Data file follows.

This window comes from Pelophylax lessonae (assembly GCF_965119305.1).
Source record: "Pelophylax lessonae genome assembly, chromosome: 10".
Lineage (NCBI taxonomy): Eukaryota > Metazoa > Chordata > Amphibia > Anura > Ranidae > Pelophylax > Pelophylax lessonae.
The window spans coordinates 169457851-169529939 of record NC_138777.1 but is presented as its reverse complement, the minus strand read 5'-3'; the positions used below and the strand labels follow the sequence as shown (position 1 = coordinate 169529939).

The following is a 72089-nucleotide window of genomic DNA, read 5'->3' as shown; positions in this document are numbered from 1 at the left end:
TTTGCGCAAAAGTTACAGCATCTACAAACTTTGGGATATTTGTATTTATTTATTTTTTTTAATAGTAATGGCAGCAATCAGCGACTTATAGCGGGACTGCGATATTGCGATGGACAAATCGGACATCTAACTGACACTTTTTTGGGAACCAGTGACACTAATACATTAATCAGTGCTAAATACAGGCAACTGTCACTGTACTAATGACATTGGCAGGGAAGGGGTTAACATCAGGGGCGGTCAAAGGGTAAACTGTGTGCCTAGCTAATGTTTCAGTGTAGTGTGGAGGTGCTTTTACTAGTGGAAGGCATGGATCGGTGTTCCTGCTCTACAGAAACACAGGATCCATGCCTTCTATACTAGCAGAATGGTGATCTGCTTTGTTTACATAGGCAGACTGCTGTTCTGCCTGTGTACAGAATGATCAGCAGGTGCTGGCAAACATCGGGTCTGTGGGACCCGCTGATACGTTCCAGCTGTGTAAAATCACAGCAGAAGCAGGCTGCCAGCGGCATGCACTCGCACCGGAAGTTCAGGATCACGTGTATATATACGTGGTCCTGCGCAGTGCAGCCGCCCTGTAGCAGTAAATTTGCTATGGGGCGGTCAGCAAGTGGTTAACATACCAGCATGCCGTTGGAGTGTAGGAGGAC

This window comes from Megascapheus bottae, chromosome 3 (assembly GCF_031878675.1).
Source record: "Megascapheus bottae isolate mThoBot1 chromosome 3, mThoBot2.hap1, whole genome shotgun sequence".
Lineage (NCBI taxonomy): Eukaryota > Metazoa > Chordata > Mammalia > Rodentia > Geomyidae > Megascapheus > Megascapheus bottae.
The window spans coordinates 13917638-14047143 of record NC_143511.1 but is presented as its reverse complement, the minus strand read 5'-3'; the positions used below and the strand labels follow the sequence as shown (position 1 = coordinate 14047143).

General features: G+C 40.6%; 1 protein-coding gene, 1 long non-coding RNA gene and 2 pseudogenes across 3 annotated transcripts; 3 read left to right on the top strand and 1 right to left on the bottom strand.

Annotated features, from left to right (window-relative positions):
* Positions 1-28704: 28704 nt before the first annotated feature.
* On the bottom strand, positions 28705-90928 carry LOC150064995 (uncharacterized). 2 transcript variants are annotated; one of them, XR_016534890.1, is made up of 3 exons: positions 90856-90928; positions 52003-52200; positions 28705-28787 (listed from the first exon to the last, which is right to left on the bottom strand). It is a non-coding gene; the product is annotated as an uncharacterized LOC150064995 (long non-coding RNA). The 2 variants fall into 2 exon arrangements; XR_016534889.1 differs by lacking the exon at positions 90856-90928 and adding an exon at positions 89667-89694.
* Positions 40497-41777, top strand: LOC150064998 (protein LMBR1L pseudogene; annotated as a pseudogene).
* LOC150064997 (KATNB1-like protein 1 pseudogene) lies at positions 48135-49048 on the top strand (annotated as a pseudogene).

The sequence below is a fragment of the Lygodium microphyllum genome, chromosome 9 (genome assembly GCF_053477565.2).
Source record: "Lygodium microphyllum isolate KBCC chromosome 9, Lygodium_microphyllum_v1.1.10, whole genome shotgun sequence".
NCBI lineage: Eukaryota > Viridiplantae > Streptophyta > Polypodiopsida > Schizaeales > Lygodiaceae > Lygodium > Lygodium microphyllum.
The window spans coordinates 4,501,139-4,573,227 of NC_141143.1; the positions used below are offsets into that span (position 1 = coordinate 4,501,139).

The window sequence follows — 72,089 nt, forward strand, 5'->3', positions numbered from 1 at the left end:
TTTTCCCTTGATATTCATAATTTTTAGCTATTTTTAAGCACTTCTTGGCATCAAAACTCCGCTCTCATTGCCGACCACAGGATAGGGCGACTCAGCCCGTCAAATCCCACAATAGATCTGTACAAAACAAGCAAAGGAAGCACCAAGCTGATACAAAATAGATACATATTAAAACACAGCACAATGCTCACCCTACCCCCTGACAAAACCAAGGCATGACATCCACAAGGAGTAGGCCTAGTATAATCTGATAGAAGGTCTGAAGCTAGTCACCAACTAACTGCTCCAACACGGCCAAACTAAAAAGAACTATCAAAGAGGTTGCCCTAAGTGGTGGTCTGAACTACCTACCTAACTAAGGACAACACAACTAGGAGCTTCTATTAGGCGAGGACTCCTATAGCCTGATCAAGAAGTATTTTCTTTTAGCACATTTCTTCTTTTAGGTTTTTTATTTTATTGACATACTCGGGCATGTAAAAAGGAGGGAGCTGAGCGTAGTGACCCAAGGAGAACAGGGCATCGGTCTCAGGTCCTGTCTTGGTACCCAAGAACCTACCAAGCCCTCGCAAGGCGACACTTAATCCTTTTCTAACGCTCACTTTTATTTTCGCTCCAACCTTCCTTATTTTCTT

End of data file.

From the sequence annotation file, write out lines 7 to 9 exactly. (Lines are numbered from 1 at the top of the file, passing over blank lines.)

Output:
This window comes from Megascapheus bottae, chromosome 3 (assembly GCF_031878675.1).
Source record: "Megascapheus bottae isolate mThoBot1 chromosome 3, mThoBot2.hap1, whole genome shotgun sequence".
Lineage (NCBI taxonomy): Eukaryota > Metazoa > Chordata > Mammalia > Rodentia > Geomyidae > Megascapheus > Megascapheus bottae.